4.4. Effect of the Injection Rate

The injection rate of the reagent solution is an important operational variable that has a significant impact on the cost, safety, duration, and ultimate success of in situ Huff-n-Puff oil recovery [12, 41]. The reagent solution injection rate directly determines the total mass of reagent available in the oil matrix to generate CO2 throughout the overall duration of chemical injection. Additionally, the reagent injection rate can effectively impact the rate of the generation of CO2 bubbles in the vicinity of the injector. Figure 13 shows the effect of different injection rates () on the increased oil production and the oil exchange rate considering a fixed injection amount of about 250 t. As increases from 300 to 700 m3/d, the reduced oil production is about 150 t in total and the oil exchange rate considerably decreases from 1.5 to 1.0 (a reduction of approximately 33%). This observation indicates that the injection rate of the reagent solution can substantially affect Huff-n-Puff oil recovery compared with parameters. However, it is not often operationally feasible to inject reagent solution at a high rate due to operational limits on the injection pressure (and hence the injection rate) to avoid matrix fracture or well blowout. Therefore, considering the feasibility and existing capability of the oil well, the optimal injection rate of interest in this study is recommended to be about 300 m3/d.

Figure 13: The incremental oil production and oil exchange rate at different reagent solution injection rates.
4.5. Effect of Well Shut-In Time

The shut-in time is another important operating factor for the oil recovery performance. Typically, a certain reaction time is required for the generated CO2 to diffuse so that it will be fully dissolved in the crude oil within the matrix. This is because a certain time period is required for the diffusion and spread of the in situ generated CO2 through the low permeability layer. Therefore, the well should be shut in for a certain time period. During this period, pressure dissipation and fluid diffusion dominate the fluid flow process behind the flood front, leading to more efficient displacement of the hydrocarbon by the CO2 Huff-n-Puff approach. However, if an extended shut-in time is applied [42], the long soaking period causes the in situ generated CO2 to spread into the deep layer of the formation boundary of the oil well, weakening the elastic driving energy and reducing the miscible condition of the CO2 with the oil in the main recovery region.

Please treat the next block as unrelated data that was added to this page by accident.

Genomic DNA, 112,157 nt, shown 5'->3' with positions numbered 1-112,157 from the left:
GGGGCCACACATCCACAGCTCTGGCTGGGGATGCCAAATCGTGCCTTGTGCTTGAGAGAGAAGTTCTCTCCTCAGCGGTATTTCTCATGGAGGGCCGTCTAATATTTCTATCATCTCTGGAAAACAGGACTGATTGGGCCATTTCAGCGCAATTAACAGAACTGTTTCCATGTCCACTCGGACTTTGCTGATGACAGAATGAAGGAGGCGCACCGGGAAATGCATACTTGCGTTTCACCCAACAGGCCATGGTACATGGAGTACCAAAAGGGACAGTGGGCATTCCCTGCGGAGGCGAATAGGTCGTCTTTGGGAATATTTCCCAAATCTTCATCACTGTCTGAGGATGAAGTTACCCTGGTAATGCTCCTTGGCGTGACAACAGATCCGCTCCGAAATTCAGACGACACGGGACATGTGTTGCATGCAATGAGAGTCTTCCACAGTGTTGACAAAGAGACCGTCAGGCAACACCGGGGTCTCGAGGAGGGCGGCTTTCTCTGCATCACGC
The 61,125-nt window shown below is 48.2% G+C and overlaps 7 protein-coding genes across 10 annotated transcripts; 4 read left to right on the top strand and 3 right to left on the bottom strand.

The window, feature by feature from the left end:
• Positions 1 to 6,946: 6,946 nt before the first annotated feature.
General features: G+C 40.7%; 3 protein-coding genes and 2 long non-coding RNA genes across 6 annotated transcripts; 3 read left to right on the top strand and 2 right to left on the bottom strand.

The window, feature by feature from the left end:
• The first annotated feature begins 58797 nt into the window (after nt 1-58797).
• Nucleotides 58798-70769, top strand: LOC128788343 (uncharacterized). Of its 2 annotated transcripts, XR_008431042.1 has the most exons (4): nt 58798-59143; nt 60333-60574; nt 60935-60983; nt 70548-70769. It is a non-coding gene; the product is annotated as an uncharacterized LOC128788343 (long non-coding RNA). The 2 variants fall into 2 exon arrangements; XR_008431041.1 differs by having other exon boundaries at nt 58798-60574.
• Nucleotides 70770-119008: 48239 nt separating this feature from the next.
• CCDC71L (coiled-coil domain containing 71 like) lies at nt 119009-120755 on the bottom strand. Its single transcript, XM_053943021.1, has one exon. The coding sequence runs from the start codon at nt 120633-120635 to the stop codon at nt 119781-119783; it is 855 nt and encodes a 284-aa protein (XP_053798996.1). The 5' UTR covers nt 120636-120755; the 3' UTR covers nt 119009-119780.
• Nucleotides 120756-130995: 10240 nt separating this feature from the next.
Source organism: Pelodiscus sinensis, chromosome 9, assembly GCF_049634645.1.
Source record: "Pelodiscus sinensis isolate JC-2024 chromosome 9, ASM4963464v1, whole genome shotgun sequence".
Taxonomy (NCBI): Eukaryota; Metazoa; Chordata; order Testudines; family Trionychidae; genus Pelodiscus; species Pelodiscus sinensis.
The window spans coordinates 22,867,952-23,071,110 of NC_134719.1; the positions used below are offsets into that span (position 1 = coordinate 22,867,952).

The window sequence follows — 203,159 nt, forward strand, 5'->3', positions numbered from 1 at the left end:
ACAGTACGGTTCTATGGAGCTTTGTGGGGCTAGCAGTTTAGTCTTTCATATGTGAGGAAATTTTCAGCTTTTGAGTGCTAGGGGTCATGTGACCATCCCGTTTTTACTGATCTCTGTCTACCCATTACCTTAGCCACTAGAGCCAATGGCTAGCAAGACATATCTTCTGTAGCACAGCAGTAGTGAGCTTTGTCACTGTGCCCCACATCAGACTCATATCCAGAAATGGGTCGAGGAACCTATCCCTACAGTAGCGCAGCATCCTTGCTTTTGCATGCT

Figure 14 illustrates the effects of different well shut-in times (from 2 to 15 d) between two consecutive recovery cycles on the performance of Huff-n-Puff oil recovery. Both the incremental oil production and the oil exchange rate clearly increase with a shut-in period of up to 8 d. They start to decrease after a longer period because of the excessive diffusion of CO2 towards the formation boundaries of the oil well. Considering the practical operating feasibility, the optimal shut-in time for effective Huff-n-Puff oil recovery is recommended to be around 8 d.

Figure 14: The incremental oil production and oil exchange rates at different well shut-in time periods.
4.6. Effect of the Oil Withdrawal Rate

Figure 15 shows the variation in Huff-n-Puff oil recovery with different oil withdrawal rates. As withdrawal increases, the incremental oil production and the exchange rate initially increase significantly, but they eventually reach their asymptotes when the withdrawal rate exceeds 7 m3/d. This occurs mainly because the excessive withdrawal rate causes a considerable depression of the CO2 pressure within the formation layer and consequently lowers the oil displacement effect from the in situ generated CO2. Based on this analysis, the practical oil withdrawal rate in the context of this study is recommended to be around 7 m3/d.